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>navigating

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Like you, I am trying to figure out how to do this thing called life. As one who claims to be a Christian who is struggling with Christianity, I am trying to do the right things and have the right thoughts and believe the right ideas. And, like you, I really don’t want it to be too difficult or too mysterious. Below are some (probably dubious) thoughts on this struggle.
There is nothing easier and more warm and fuzzy for one’s spiritual ego than to say things like, “We just need to follow Jesus and the rest will take care of itself,” or “Just let go and give it to God,” or “You know what we need to do, we just need to pray more,” or “True Christianity is community, so let’s be community,” or “Trust God and be the change you want.” I like these kinds of sayings. They make great blog posts and bumper stickers. But they are essentially meaningless, and maybe even point us in wrong directions.
Christianity is full of pithy spiritual sayings (usually based on equally pithy dogma). They get created and continue to thrive because we want to hear them. We use them like compass headings, guiding us through the hectic world of mass culture, consumerism, and the constant meh of life. But the Christianity of such sayings is not really true. That kind of Christianity is often just a cheap Tao, an easy hand hold, a path of the ethical maybe (to borrow from Kierkegaard), but not genuine spirituality.
There is no other phrase I can think of that captures this swamp as the common “do something for God.” Replace “something” with just about anything you want, it doesn’t matter. Or replace God with Jesus, because that doesn’t matter here either. Doing something for God is an impossibility, yet we long to give our lives meaning and garner the sanctifying halo of a feel-good Christianity. Wouldn’t it be great to know that God really needed you to do something for Him and you did it? But God does not need anything done by us. Instead God requires our obedience, which is another way of saying that our lives should be about loving others as Christ loved us. In this way we are doing for others, not for God. More profoundly is the way our obedience to God is really God doing something for us. Our relationship is not about us doing anything for God, rather it is all about what God does for us, which takes a lifetime to fathom and is ultimately impossible to capture, define, or sum up. To pithily sum up one’s spirituality with a bumper sticker may feel like something solid, but it is merely wind.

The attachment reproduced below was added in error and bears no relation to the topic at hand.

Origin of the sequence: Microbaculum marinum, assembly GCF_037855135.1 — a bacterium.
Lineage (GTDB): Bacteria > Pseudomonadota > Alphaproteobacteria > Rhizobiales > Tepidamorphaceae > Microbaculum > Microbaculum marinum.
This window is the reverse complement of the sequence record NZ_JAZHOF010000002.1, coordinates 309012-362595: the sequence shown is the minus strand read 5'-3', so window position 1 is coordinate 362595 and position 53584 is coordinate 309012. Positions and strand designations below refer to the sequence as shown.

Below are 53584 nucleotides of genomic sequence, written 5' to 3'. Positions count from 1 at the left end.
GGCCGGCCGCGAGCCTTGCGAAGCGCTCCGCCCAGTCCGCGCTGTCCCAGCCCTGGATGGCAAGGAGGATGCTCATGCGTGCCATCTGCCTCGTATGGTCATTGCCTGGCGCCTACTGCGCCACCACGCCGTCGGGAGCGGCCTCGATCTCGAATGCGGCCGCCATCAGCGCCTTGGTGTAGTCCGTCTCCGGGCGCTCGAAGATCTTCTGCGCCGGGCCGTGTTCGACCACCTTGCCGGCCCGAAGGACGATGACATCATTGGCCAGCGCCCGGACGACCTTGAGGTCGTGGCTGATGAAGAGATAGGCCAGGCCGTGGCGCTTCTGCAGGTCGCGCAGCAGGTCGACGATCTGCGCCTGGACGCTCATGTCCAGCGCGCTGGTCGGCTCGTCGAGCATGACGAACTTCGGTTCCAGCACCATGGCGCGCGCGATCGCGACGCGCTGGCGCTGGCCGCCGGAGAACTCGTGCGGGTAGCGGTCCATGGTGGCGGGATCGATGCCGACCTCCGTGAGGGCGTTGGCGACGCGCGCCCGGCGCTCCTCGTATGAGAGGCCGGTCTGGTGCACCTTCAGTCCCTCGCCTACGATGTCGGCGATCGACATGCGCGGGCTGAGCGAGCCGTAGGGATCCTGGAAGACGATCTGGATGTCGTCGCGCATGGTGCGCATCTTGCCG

Christian history is full of bumper sticker sayings, even ones that are covered in the patina of historicity. Sola fide is one such saying. And there are popular modern one’s that appear as challenging questions, but end up being merely ways of solidifying already established dogma rather than truly challenging one to question. What would Jesus do? is one of those sayings. The underlying radicality of that saying, a radicality lost on many Christians, is that it’s implication could be something like, “Stop living like a Christian and start living like a Christ follower.” Instead it is used merely to conjure up emotions, if at all, and to wear on oneself or on one’s car as a kind of tribal membership badge.
Of course, what I am saying is nothing new. Many pastors preach the sermon of “authentic” Christianity. Being authentic has been a popular mantra at least since the beginning of modernity. And church goers like to hear such messages as they get their “batteries charged” for another week. But what is that authentic Christianity?